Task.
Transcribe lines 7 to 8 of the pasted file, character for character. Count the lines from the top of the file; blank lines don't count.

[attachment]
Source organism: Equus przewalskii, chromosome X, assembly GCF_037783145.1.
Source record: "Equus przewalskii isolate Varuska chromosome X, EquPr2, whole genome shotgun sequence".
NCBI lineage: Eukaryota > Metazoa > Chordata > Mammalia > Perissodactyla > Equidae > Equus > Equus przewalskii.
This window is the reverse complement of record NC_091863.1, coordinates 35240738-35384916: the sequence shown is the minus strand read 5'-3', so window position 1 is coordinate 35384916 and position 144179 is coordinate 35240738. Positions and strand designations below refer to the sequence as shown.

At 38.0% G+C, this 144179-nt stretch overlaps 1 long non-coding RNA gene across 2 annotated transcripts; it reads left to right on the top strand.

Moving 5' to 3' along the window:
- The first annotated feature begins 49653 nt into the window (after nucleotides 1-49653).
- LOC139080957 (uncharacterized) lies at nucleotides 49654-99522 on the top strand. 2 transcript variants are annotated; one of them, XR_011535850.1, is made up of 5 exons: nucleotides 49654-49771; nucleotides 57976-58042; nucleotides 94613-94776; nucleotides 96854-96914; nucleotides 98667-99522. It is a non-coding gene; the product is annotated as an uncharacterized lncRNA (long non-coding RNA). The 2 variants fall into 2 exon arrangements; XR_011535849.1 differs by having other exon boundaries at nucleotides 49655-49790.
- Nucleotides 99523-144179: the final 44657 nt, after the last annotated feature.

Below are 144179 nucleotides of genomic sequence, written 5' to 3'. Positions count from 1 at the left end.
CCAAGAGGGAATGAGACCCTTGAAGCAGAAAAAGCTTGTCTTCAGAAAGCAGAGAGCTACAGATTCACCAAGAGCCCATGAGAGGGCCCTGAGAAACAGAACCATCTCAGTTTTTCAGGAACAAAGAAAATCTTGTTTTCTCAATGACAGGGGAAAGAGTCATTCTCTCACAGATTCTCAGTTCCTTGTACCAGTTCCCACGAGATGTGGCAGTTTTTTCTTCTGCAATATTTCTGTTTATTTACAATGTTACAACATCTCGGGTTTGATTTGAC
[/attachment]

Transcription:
- The first annotated feature begins 49653 nt into the window (after nucleotides 1-49653).
- LOC139080957 (uncharacterized) lies at nucleotides 49654-99522 on the top strand. 2 transcript variants are annotated; one of them, XR_011535850.1, is made up of 5 exons: nucleotides 49654-49771; nucleotides 57976-58042; nucleotides 94613-94776; nucleotides 96854-96914; nucleotides 98667-99522. It is a non-coding gene; the product is annotated as an uncharacterized lncRNA (long non-coding RNA). The 2 variants fall into 2 exon arrangements; XR_011535849.1 differs by having other exon boundaries at nucleotides 49655-49790.